As many of you know, the ASMBS had their Annual Convention in Las Vegas last week and now the journals are starting to pour out a ton of information from that meeting.  I’ve been slacking of late, but I’m going to start putting in the things that they’ve churned out from the meeting as it directly relates to the WLS community.  Maybe not nutrition-wise, but still.

And yet more for the “duh” files..

From Medscape:

Patients Denied Coverage for Bariatric Surgery at High Risk for Obesity-Related Comorbidities

Nancy A. Melville

July 2, 2010 (Las Vegas, Nevada) — Obese patients who are denied insurance coverage for bariatric surgery frequently go on to develop new obesity-related comorbidities in the years after the denial as a result of chronically high body mass indices, according to a study presented here at the American Society for Metabolic and Bariatric Surgery 27th Annual Meeting.

Previous studies have shown a host of health benefits resulting from the weight loss that occurs after bariatric surgery, yet as many as one third of candidates commonly are denied insurance coverage, said Ayman Al Harakeh, MD, a coauthor on the study and surgeon with the Gundersen Lutheran Health System in La Crosse, Wisconsin.

“It can be shown beyond a doubt that bariatric surgery can resolve and improve many obesity-related comorbidities, yet some patients who are severely obese and who are strong candidates are still not able to get approval for the surgery,” he said. “Our results show that 30% of candidates do not get the surgery due to insurance problems, including denials or unattainable prerequisites.”

The researchers evaluated the medical records and presence of comorbidities among patients evaluated for laparoscopic gastric bypass surgery. The group included 587 patients who had laparoscopic gastric bypass surgery and 189 who were medically eligible for the surgery based on National Institutes of Health criteria but who were denied insurance coverage between 2001 and 2007.

At the initial evaluation, the rates of comorbidities among the denial group and surgery cohort were, respectively: diabetes, 20% and 24%; hypertension, 51% and 43%; obstructive sleep apnea, 20% and 22%; lipid disorders, 34% and 24%; and gastroesophageal reflux disease, 62% and 49%.

A 3-year follow-up showed that patients who received the surgery had an average decline in body mass index of 30.5%, and less than 1% developed new obesity-related conditions. Patients in the denial group, however, showed no declines in body mass indexes, and a large number developed new obesity-related conditions.

In the surgery-denied vs surgery-performed groups, respectively:

  • 41.9% vs 0.9% developed hypertension,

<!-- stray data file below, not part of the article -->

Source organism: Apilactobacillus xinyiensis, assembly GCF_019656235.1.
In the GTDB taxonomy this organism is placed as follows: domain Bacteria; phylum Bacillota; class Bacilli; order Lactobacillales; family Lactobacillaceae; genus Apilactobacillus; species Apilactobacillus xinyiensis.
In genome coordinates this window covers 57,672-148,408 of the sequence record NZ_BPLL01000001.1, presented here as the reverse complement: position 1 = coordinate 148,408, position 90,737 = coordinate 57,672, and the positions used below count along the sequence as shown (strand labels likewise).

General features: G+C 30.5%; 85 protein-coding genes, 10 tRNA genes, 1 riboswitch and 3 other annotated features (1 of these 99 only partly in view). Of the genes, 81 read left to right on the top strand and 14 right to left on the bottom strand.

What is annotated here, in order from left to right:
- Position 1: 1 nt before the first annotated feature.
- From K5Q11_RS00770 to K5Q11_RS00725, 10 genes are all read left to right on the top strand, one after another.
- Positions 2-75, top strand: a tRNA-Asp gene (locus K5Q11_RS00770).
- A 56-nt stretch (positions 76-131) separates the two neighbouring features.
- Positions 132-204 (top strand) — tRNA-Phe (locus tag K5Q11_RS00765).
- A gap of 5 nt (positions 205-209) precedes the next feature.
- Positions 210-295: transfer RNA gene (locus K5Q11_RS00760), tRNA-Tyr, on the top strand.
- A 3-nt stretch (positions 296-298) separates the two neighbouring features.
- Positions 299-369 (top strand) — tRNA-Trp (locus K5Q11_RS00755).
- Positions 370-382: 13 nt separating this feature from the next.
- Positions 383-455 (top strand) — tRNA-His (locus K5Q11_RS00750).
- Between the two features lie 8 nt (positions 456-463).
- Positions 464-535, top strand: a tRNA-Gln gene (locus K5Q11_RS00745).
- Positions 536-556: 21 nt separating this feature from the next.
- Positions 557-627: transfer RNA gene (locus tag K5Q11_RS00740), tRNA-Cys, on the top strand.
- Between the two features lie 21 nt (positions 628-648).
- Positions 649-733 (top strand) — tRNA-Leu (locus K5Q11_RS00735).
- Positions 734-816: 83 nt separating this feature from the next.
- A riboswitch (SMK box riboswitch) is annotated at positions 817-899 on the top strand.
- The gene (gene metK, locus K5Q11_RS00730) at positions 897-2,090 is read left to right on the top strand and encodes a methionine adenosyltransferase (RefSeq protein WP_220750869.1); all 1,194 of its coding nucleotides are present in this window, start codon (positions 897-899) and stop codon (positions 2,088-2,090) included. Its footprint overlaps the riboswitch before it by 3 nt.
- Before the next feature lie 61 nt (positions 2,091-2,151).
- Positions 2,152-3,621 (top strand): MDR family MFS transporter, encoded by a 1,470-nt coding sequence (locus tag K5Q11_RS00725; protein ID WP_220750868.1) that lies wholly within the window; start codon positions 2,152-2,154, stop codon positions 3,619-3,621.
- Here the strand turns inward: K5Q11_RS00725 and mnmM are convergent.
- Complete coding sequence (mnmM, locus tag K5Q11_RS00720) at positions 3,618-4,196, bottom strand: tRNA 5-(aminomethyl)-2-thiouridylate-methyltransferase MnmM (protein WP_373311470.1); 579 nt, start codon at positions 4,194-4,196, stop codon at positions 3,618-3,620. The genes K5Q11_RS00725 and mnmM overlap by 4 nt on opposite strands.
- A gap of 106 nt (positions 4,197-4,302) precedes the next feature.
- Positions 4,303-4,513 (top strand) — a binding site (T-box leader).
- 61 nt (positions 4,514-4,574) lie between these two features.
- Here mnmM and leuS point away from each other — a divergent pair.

• 34.2% vs 0.4% developed obstructive sleep apnea,
  • 19.4% vs 0.6% developed gastroesophageal reflux disease,
  • 11.2% vs 3% developed lipid disorders, and
  • 9.2% vs 0.3% developed diabetes.

“These results show that patients, in our opinion, who are denied coverage by insurance companies are [highly likely to] develop new obesity-related comorbidities in the near future,” Dr. Al Harakeh said.

He noted that insurance companies have the upper hand in decisions on coverage, and when they deny coverage, patients often do not receive adequate follow-up care.

“Insurance companies can refuse coverage for just about anything. They just don’t often don’t want patients to get the surgery based on the high economic impact on their monetary fund for the year,” Dr. Al Harakeh said.

“We know that many patients are not getting appropriate care, and may not even have a primary care provider…and it’s clear we need to be more attentive and careful in working with this subpopulation of patients.”

John Morton, MD, MPH, FACS, associate professor of medicine and director of bariatric surgery and surgical quality at Stanford University School of Medicine, California, and a discussant for the paper, said the findings offer important evidence of the negative effect on obese patients who are denied coverage for bariatric surgery.

“There is a clear and present danger of adversities to obese patients,” he said. “[Failure to receive] intervention is a recipe for continued progression of comorbidities for these patients, and we can see that bariatric surgery is a powerful tertiary prevention of comorbidity.”

Dr. Harakeh and Dr. Morton have disclosed no relevant financial relationships.

American Society for Metabolic and Bariatric Surgery (ASMBS) 27th Annual Meeting: Abstract PL-103. Presented June 24, 2010.

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